A detailed explanation of patent law is beyond both the scope of this post and my ability. However, I would like to focus on how copyright and trademark law can be used to protect the form and source of a product.
The Copyright Act affords protection to “original works of authorship fixed in any tangible medium of expression, now known or later developed, from which they can be perceived, reproduced, or otherwise communicated.” 17 U.S.C. § 102(a). Copyright protection extends to three-dimensional “sculptural works,” including some useful articles. 17 U.S.C. § 102(a) (5). “The design of a useful article…shall be considered…a sculptural work only if, and only to the extent that, such design incorporates pictorial, graphic, or sculptural features that can be identified separately from, and are capable of existing independently of, the utilitarian aspects of the article.”[i]
In Universal Furniture International v. Collezione Europa USA, 618 F.3d 417 (4th Circuit 2010), available here: http://tinyurl.com/3e3baf6, Universal, a business that designs, imports and distributes furniture, sued Collezione for copyright infringement as well as certain state law claims. Collezione had a reputation of being a “knock-off” furniture company, that is, one that imitates the designs of its competitors for a lower cost. In fact, the company’s president acknowledged that it routinely imitated other company’s furniture designs. The designer retained by Universal’s predecessor had consulted public domain sources such as furniture books and antique magazines and combined elements of those designs to create a different look from what had been seen before. For its Grand Inheritance Collection, Universal filed copyright registration forms that described the subject of the registration as “decorative sculptural designs on furniture; an adaptation of pre-existing decorative designs; compilation of decorative designs on suites of furniture.” The registration form for its English Manor Collection noted that, although the collection contained “public domain elemental designs,” Universal sought copyright protection in the “original decorative designs appearing on suites of furniture including original adaptations of public domain designs and original compilations of decorative designs.”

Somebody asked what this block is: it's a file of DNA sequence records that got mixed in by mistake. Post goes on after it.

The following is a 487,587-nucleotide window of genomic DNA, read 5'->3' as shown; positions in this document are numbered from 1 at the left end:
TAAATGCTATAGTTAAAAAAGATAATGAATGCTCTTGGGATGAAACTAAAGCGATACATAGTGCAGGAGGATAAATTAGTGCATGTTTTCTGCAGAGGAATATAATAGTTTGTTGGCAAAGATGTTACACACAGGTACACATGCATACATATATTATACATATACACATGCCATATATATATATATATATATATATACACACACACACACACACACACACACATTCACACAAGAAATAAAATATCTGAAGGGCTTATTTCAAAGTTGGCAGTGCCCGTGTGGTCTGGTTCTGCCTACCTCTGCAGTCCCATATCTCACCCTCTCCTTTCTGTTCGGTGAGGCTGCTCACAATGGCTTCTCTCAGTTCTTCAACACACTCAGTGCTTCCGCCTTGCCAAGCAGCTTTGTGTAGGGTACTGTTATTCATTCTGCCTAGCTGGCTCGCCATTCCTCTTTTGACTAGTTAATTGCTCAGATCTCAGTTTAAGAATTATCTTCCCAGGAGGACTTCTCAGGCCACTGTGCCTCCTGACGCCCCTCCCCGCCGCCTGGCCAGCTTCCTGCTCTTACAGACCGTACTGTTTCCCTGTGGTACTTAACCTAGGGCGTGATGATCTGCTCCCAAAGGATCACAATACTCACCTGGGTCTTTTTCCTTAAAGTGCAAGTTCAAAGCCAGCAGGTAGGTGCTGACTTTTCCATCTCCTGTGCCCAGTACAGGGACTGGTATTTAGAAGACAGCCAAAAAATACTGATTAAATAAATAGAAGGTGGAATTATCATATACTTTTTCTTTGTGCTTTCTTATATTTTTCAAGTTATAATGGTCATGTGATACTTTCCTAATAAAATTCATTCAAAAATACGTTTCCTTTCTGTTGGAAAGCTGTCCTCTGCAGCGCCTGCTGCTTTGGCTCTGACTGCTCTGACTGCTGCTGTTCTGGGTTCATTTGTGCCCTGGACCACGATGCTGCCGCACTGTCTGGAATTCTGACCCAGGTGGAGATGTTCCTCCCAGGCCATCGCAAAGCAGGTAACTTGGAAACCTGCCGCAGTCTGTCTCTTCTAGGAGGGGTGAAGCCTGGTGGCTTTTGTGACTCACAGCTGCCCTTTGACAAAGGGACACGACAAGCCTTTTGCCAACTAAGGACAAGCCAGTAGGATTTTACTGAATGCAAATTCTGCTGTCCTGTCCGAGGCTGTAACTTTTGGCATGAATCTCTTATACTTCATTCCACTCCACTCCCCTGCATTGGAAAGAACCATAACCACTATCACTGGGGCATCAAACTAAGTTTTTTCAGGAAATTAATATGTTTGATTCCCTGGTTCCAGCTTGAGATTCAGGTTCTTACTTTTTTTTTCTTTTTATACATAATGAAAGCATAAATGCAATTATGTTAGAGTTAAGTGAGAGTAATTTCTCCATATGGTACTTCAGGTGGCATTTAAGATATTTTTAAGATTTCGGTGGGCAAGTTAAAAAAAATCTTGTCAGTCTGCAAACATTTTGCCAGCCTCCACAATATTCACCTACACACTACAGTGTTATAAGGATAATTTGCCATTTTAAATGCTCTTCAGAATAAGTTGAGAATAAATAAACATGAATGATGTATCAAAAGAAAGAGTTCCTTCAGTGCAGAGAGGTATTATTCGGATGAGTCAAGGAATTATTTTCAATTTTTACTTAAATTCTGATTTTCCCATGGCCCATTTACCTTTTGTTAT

A year following introduction of these two furniture lines, Collezione introduced collections that imitated both lines. These lines were displayed at the High Point, North Carolina Furniture Market in October 2004. To make matters worse, the trial court found that Collezione also displayed furniture pieces actually manufactured by Universal, from which it had simply removed Universal’s stickers and which it claimed as its own. The trial court awarded Universal more than $11 million in damages, representing the gross revenues that Collezione had earned from selling the infringing items.